Saturday, 8 May 2010

General Election May 2010 - The right to vote: denied - Ubi jus, ibi remedium

The European Convention on Human Rights (First Protocol) states in Article 3 -"The High Contracting Parties undertake to hold free elections at reasonable intervals by secret ballot, under conditions which will ensure the free expression of the opinion of the people in the choice of the legislature."  Those words do a great deal more than impose a duty on States to hold parliamentary elections.  In the case of Mathieu-Mohin v Belgium (1988) 10 EHRR 1, the European Court of Human Rights held that Article 3 implicitly requires a right to vote in an election for the legislature.  The denial of that right to many hundreds of people has brought shame upon our democratic process.  It was described by one Sheffield lady voter as "terribly undemocratic" and an elderly lady in Manchester's Withington Constituency said she had been "disenfranchised". 

Those who encountered problems at Polling Stations should consider informing the Electoral Commission and LIBERTY of their experience. Mr Geoffrey Robinson QC has suggested that those denied a vote could be entitled to compensation - see Express.  This must be correct.  The European Convention on Human Rights is about rights being effective and not illusory.  An ancient principle of law is that where there is a right there is a remedy ("ubi jus ibi remedium") - see Ashby v White (1703) 92 ER 126 (Holt CJ).  The civil rights organisation LIBERTY also wishes to hear from anyone who was aggrieved.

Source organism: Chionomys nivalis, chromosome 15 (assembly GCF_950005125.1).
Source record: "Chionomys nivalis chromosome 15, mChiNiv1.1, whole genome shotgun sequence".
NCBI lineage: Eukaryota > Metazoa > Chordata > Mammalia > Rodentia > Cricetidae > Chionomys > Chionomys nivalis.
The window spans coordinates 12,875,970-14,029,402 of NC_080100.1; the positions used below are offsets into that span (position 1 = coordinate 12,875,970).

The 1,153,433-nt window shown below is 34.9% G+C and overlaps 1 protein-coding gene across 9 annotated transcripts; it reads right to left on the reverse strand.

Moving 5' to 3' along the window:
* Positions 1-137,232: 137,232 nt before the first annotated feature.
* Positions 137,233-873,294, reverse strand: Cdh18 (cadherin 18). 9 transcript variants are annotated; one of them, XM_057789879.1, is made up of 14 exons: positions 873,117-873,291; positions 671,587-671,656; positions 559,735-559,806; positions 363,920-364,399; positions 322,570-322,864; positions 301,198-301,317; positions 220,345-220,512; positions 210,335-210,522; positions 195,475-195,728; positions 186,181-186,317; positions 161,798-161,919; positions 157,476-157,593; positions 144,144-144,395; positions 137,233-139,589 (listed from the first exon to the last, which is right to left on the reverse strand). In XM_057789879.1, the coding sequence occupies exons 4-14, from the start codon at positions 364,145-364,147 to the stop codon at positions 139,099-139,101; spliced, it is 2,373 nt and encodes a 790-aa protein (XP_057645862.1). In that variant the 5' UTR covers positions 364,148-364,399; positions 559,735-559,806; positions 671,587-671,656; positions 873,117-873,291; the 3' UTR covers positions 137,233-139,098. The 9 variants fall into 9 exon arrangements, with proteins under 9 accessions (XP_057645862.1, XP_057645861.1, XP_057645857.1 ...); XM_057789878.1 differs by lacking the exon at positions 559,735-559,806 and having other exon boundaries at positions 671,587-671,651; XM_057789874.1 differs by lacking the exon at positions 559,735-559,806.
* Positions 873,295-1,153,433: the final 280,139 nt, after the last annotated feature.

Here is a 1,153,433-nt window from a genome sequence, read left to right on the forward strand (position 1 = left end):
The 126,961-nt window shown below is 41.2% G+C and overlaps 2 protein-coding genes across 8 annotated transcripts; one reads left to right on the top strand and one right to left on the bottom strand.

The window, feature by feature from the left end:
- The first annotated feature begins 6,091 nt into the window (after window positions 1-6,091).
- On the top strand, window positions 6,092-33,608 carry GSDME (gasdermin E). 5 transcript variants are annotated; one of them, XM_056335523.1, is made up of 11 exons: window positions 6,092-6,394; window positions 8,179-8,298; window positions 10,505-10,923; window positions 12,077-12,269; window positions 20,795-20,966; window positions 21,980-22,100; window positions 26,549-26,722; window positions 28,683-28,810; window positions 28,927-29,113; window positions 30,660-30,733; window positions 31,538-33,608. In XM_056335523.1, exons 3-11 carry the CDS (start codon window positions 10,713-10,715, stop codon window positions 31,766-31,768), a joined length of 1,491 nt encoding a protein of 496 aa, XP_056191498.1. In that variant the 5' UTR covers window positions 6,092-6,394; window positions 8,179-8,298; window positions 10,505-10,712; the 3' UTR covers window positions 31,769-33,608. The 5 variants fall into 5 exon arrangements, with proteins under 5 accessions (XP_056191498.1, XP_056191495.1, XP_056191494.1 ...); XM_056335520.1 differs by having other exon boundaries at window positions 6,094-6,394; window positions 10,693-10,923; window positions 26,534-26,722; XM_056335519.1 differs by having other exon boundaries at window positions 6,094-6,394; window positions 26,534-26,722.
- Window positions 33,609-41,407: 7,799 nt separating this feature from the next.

See The Guardian 7th May 2010.
See Timesonline 9th May 2010 - "Turned away voters told to demand a rerun" -  Comment: For anyone other than the seriously rich, this advice - (from the leader of the Returning Officers) - is a non-starter.

Addendum 14th May:  See the view of Joshua Rozenberg - Law Society Gazette


  1. Why are we that bothered about people who haven't been able to vote? I was fairly comfortable I could make it to a polling station in the 15 hours it was open with plenty of time to spare. Given all the braying from those who have not been able you would have thought it was important to them. If it was why have they not managed to get themselves organised enough to get there in plenty of time?

  2. I agree that the polling stations were open 15 hours and that, on the face of it, is plenty of time. Nevertheless, there were instances of people waiting 2 or more hours which indicates that some polling stations were very badly organised.

    Postal voting (which itself is very problematic) possibly made things at the polling stations better than they might have been otherwise.

    We should be concerned where responsible people make the effort in what would usually be good time to record their vote.